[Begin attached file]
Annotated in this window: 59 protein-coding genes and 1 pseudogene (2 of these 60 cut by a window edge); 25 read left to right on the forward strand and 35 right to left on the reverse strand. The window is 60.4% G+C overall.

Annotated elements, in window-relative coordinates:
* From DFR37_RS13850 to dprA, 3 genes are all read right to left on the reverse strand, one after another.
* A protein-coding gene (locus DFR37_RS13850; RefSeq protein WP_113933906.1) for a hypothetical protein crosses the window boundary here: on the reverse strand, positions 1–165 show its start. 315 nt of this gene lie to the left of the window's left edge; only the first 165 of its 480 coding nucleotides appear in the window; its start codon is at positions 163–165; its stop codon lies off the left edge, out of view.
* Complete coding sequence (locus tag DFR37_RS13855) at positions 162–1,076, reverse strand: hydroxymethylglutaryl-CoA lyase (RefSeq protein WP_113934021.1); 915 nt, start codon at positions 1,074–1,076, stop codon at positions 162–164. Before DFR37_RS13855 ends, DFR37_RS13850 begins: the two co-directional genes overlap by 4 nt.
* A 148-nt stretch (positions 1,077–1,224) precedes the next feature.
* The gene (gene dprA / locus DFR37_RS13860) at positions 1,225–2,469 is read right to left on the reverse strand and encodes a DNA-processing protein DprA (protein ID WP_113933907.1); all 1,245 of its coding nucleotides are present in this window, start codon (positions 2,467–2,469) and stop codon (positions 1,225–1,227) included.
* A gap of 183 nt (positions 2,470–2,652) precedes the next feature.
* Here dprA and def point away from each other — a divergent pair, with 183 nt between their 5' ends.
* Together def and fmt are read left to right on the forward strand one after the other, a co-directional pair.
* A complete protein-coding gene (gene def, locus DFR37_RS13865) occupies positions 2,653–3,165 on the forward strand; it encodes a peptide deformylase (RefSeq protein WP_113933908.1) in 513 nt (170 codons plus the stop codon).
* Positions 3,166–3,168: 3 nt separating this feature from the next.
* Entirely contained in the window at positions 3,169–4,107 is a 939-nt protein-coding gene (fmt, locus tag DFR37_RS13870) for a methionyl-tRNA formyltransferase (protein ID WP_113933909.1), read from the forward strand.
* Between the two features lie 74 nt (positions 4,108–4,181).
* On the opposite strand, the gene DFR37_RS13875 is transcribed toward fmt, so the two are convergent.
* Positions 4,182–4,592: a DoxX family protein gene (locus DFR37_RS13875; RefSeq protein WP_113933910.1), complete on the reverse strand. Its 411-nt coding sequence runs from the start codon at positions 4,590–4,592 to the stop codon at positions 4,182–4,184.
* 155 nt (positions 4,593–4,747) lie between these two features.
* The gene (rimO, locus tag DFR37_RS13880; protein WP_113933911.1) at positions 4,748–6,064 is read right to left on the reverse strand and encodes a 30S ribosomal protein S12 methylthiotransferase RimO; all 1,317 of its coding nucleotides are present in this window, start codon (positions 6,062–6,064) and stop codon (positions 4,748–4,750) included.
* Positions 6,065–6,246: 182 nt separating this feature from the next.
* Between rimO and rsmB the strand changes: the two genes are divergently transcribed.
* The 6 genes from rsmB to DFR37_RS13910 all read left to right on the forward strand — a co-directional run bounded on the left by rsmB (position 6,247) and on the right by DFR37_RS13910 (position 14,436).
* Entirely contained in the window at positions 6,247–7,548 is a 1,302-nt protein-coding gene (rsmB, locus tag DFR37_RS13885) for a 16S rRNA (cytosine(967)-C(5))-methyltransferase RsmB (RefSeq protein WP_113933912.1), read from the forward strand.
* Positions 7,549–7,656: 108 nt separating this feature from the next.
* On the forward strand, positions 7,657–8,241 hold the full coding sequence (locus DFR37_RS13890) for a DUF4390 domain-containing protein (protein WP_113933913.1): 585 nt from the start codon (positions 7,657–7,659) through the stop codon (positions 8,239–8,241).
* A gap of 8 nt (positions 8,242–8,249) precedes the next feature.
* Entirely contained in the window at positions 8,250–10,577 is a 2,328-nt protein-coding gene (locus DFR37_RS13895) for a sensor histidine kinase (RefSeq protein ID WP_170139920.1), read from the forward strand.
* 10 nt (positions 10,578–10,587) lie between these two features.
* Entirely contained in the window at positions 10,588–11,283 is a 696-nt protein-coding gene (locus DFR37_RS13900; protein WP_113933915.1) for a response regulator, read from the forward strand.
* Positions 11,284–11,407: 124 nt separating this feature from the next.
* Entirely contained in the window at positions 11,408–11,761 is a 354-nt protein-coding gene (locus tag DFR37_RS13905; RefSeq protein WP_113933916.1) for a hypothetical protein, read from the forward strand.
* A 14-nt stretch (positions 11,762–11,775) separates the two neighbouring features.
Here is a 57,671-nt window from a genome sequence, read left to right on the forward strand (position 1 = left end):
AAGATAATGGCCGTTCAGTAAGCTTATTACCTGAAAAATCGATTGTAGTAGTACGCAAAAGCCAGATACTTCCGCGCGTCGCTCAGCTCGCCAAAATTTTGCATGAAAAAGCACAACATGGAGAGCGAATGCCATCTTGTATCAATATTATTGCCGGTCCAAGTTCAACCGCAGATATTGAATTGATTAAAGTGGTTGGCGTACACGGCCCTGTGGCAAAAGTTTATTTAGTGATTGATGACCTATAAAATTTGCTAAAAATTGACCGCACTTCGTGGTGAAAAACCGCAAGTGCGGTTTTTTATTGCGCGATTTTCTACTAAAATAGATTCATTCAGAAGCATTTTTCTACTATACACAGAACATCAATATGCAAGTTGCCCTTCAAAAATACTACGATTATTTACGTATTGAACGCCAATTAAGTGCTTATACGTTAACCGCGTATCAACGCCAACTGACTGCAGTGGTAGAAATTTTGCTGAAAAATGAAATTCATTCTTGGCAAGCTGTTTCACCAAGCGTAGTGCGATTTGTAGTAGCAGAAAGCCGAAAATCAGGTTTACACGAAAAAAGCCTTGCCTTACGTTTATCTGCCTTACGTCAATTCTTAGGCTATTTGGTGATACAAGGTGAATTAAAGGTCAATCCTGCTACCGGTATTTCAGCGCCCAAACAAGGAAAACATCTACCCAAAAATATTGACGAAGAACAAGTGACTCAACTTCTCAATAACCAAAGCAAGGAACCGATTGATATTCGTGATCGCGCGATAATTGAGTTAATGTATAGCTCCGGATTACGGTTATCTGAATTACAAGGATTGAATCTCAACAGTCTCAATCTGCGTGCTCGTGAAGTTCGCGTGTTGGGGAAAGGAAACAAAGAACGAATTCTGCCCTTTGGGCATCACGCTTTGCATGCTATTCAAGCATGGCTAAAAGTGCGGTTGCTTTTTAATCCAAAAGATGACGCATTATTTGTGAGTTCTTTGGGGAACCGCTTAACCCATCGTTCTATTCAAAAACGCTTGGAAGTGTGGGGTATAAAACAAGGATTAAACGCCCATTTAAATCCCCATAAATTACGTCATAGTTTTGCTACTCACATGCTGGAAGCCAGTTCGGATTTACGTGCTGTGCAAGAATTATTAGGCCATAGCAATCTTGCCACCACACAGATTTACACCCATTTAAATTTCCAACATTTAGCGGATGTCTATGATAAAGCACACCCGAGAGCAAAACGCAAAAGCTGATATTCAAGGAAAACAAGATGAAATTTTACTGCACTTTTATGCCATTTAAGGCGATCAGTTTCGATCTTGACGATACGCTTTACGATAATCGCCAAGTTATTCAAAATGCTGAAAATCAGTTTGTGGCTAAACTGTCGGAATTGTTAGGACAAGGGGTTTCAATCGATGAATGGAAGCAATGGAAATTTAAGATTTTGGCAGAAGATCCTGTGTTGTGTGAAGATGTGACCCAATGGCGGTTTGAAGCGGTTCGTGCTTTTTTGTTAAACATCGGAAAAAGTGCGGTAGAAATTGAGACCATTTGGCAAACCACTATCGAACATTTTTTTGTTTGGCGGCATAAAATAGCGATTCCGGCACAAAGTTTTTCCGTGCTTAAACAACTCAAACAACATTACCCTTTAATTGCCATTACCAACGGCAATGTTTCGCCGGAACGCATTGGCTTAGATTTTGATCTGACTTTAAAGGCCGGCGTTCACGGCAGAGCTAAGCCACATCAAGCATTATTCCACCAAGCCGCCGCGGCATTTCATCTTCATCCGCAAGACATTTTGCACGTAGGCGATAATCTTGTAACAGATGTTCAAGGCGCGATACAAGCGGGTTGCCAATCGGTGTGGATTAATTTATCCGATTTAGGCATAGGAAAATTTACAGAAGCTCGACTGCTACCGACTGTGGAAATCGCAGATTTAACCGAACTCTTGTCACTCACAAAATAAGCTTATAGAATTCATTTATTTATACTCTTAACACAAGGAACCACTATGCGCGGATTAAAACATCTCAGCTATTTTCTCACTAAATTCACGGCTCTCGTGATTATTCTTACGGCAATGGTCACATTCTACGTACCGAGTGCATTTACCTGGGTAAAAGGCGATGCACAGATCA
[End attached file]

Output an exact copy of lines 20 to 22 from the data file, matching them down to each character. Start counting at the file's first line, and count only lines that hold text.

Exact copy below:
* Between rimO and rsmB the strand changes: the two genes are divergently transcribed.
* The 6 genes from rsmB to DFR37_RS13910 all read left to right on the forward strand — a co-directional run bounded on the left by rsmB (position 6,247) and on the right by DFR37_RS13910 (position 14,436).
* Entirely contained in the window at positions 6,247–7,548 is a 1,302-nt protein-coding gene (rsmB, locus tag DFR37_RS13885) for a 16S rRNA (cytosine(967)-C(5))-methyltransferase RsmB (RefSeq protein WP_113933912.1), read from the forward strand.